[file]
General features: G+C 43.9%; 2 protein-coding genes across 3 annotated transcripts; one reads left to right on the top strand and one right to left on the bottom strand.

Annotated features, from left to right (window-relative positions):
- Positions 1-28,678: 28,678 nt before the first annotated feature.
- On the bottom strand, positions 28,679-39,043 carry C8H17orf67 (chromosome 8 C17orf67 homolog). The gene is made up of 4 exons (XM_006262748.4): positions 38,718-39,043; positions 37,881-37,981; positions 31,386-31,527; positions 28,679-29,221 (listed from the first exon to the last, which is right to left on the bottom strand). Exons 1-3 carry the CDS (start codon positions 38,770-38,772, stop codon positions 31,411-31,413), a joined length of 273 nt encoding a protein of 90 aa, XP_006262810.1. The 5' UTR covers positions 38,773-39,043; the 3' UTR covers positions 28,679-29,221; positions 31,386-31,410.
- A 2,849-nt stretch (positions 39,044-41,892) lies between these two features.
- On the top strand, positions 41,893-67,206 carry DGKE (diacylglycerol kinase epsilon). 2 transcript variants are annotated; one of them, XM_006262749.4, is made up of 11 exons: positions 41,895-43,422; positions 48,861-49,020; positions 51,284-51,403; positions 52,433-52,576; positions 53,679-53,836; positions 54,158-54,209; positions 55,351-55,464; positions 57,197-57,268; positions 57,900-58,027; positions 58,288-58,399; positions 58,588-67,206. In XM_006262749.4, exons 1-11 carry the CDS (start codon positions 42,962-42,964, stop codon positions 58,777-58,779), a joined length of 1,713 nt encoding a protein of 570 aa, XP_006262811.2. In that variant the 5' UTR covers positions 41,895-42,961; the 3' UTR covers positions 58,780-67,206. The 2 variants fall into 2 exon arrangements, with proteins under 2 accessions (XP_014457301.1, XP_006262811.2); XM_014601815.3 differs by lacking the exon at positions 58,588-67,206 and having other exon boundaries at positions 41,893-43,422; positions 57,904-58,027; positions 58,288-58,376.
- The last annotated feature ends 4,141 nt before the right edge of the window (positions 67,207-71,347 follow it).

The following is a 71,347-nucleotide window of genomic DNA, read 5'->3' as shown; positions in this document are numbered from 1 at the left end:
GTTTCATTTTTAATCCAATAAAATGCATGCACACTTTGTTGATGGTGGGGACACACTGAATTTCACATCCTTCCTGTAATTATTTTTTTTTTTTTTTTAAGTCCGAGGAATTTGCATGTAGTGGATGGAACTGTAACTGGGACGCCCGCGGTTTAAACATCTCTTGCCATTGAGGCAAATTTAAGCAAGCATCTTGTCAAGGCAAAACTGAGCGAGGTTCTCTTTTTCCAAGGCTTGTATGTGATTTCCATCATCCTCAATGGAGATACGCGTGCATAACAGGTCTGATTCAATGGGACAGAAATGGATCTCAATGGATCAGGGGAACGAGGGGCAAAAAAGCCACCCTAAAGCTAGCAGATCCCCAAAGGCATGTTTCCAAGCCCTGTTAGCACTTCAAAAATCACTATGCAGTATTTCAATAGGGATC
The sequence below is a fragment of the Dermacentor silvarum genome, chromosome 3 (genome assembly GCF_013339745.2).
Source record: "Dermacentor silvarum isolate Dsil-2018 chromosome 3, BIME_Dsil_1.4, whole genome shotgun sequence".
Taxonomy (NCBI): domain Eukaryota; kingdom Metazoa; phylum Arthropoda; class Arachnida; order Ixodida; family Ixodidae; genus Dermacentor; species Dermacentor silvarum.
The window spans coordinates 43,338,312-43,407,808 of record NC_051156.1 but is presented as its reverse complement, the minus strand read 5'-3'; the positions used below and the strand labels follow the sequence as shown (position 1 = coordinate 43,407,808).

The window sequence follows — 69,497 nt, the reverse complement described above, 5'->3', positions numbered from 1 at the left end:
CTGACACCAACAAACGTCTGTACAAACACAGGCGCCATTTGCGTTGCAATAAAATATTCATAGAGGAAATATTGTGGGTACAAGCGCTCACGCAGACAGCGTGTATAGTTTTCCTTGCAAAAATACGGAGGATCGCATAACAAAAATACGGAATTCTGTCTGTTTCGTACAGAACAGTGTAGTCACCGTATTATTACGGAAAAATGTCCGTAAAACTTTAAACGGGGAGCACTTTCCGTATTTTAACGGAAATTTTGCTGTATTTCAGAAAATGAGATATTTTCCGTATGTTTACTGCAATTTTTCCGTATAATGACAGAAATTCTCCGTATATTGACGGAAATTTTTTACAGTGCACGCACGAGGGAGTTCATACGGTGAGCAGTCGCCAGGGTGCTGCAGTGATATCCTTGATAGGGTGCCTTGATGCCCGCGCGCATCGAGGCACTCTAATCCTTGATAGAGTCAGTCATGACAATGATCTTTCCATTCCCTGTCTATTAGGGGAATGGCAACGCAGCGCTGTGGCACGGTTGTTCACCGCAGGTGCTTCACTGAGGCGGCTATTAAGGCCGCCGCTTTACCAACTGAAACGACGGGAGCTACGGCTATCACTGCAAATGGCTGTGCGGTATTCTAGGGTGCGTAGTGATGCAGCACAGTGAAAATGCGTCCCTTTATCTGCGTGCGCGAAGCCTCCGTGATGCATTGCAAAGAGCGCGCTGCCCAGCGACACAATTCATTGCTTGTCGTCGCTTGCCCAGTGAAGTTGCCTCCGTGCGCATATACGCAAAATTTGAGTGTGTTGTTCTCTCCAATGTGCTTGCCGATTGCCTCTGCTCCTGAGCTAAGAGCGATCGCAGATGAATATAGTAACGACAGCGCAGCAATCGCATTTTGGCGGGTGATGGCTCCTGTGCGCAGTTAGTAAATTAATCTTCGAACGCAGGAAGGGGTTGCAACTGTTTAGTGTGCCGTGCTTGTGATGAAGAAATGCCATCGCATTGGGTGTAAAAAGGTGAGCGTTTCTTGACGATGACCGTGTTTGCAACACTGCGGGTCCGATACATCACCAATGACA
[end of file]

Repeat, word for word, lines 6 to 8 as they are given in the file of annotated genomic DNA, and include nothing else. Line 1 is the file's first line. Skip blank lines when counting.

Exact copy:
- On the top strand, positions 41,893-67,206 carry DGKE (diacylglycerol kinase epsilon). 2 transcript variants are annotated; one of them, XM_006262749.4, is made up of 11 exons: positions 41,895-43,422; positions 48,861-49,020; positions 51,284-51,403; positions 52,433-52,576; positions 53,679-53,836; positions 54,158-54,209; positions 55,351-55,464; positions 57,197-57,268; positions 57,900-58,027; positions 58,288-58,399; positions 58,588-67,206. In XM_006262749.4, exons 1-11 carry the CDS (start codon positions 42,962-42,964, stop codon positions 58,777-58,779), a joined length of 1,713 nt encoding a protein of 570 aa, XP_006262811.2. In that variant the 5' UTR covers positions 41,895-42,961; the 3' UTR covers positions 58,780-67,206. The 2 variants fall into 2 exon arrangements, with proteins under 2 accessions (XP_014457301.1, XP_006262811.2); XM_014601815.3 differs by lacking the exon at positions 58,588-67,206 and having other exon boundaries at positions 41,893-43,422; positions 57,904-58,027; positions 58,288-58,376.
- The last annotated feature ends 4,141 nt before the right edge of the window (positions 67,207-71,347 follow it).

The following is a 71,347-nucleotide window of genomic DNA, read 5'->3' as shown; positions in this document are numbered from 1 at the left end: